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He argued that clients go out and buy again with no memory of what they have bought before. “Everyone has bought a rubbish TV when they first bought a television, and everybody has learnt from that experience and when they buy their second television they don’t go for the cheapest in the shop, they go for something a bit more expensive.”
He said the same applies to tendering across the board which he said was “essay writing” and that it was time for a procurement rebellion as he did not “believe that the people who buy stuff get what they want.”
Chapman used Crossrail 2 as an example of a failure to use the knowledge already gathered. “Crossrail 1 is rating all of its suppliers. Crossrail 2 is now buying suppliers with no memory of what they did on designing Crossrail 1, even though they are organised by the same people.”
Risk averse UK culture
Stirling Lloyd’s export director John Volpicelli said he thought that UK engineers were not “as free” as their international counterparts when it came to design specification, and this was making it harder for them to justify the whole life cost model for financing.
“We spend a lot of time overseas working with clients to get the right specifications for a job, and we can because they are not constrained. It feels that UK engineers are hamstrung by other professionals. They find it more difficult to ensure the final specification is the right one for the job in the long term, taking whole life cost considerations in to account.”
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WSP’s Denton agreed and said that the industry should concentrate on how it connects a performance-based approach with liability. “If a contract landed that said if this structure lasts 30 years, then it is fine. If it is less than 30 years we will come after you, you would be thinking: ‘this is a risk I don’t want to take’.
“But actually, isn’t there the possibility that you might think ‘we back ourselves for 30 years’ and even put in the contract that if it lasts 40 years, then we get a bonus. It puts some skin in the game.”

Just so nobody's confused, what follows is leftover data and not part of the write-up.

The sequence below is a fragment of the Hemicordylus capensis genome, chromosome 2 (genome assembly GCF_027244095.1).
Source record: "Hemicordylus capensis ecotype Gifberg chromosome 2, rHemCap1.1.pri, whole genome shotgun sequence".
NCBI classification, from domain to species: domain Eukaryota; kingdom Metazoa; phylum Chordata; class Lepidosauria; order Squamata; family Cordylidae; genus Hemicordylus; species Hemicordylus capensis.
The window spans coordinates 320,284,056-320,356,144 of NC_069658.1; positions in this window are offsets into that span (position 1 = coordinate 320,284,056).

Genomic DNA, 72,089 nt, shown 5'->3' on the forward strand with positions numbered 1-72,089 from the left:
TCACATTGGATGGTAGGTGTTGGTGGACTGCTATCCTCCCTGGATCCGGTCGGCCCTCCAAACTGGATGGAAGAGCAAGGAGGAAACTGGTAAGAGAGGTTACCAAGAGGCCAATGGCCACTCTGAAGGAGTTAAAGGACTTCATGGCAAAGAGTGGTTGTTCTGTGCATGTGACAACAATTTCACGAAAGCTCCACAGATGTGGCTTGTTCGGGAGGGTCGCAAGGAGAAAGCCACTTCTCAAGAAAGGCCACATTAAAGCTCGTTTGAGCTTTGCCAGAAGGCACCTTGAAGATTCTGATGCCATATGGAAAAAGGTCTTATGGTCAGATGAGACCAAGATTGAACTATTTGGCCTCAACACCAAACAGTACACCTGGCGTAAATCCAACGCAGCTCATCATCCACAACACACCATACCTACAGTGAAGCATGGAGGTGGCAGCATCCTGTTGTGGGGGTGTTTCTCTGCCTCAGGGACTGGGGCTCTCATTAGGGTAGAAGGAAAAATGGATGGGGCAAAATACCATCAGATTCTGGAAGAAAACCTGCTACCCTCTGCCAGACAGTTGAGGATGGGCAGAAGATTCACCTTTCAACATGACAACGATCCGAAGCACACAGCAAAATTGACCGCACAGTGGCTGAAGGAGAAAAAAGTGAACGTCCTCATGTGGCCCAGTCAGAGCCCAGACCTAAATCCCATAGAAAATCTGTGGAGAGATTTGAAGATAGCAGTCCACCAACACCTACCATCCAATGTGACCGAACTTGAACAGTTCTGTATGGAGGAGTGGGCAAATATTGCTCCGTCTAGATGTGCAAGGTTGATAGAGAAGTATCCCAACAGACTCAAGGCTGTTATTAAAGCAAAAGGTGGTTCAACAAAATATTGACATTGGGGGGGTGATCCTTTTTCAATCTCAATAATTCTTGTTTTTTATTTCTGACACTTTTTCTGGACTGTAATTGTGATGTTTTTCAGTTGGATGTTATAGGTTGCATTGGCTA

Harness the expertise in the supply chain
“We have recognised recently that the level of expertise in the supply chain is quite significant” said Institute of Highways Engineers chief executive Richard Hayes. “But it fails to be recognised because it lacks a professional bias, it’s commercially viewed, rather than professionally viewed.”
Cowi UK’s executive director David MacKenzie agreed and posed the question: “how good are designers in engaging with the supply chain to understand and deliver to clients a product that lasts?”
Standards set in the future, not the past
We need standards set in the future, which get incrementally tougher to achieve argued New Civil Engineer editor Mark Hansford.
WSP’s Denton asked: “To what extent does designing to a standard provide a good design? The reality is that designing to a standard means that you are designing to satisfy a certain level of safety, durability and robustness. It’s still raising the bar.”
At the round table
Clare Anderson Associate director, Arup
Tim Chapman Director infrastructure, Arup
Steve Denton Head of civil, bridges and ground engineering, WSP
David Dunne Principal engineer, Aecom
Arthur Hannah Head of materials technology, TRL
Mark Hansford Editor, New Civil Engineer
Richard Hayes Chief executive, Institute of Highways Engineers
Chris Hendy Technical director, Atkins
David MacKenzie Executive director, Cowi UK
Adrian Pollitt Technical sales support, Stirling Lloyd
Phillip Russell Asset management director, Costain
John Volpicelli Export director, Stirling Lloyd
Ian Walsh Director and senior consultant in highway pavements and materials, Road Consultants
Marianne Walsh Senior engineer Arup
Cliff Weston UK sales director, Stirling Lloyd